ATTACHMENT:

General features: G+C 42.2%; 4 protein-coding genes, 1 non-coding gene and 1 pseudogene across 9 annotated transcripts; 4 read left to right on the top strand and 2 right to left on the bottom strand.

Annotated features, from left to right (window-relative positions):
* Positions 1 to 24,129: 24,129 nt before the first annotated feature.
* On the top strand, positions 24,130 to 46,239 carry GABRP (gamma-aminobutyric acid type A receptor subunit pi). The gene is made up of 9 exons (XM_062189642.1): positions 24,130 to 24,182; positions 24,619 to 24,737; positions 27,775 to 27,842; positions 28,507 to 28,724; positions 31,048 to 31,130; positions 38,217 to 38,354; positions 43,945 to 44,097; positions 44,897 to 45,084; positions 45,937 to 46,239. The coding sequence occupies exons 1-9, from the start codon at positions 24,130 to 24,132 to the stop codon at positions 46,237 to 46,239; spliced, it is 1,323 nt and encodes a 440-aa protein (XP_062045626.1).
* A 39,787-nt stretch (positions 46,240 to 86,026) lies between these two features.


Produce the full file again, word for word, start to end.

General features: G+C 42.2%; 4 protein-coding genes, 1 non-coding gene and 1 pseudogene across 9 annotated transcripts; 4 read left to right on the top strand and 2 right to left on the bottom strand.

Annotated features, from left to right (window-relative positions):
* Positions 1 to 24,129: 24,129 nt before the first annotated feature.
* On the top strand, positions 24,130 to 46,239 carry GABRP (gamma-aminobutyric acid type A receptor subunit pi). The gene is made up of 9 exons (XM_062189642.1): positions 24,130 to 24,182; positions 24,619 to 24,737; positions 27,775 to 27,842; positions 28,507 to 28,724; positions 31,048 to 31,130; positions 38,217 to 38,354; positions 43,945 to 44,097; positions 44,897 to 45,084; positions 45,937 to 46,239. The coding sequence occupies exons 1-9, from the start codon at positions 24,130 to 24,132 to the stop codon at positions 46,237 to 46,239; spliced, it is 1,323 nt and encodes a 440-aa protein (XP_062045626.1).
* A 39,787-nt stretch (positions 46,240 to 86,026) lies between these two features.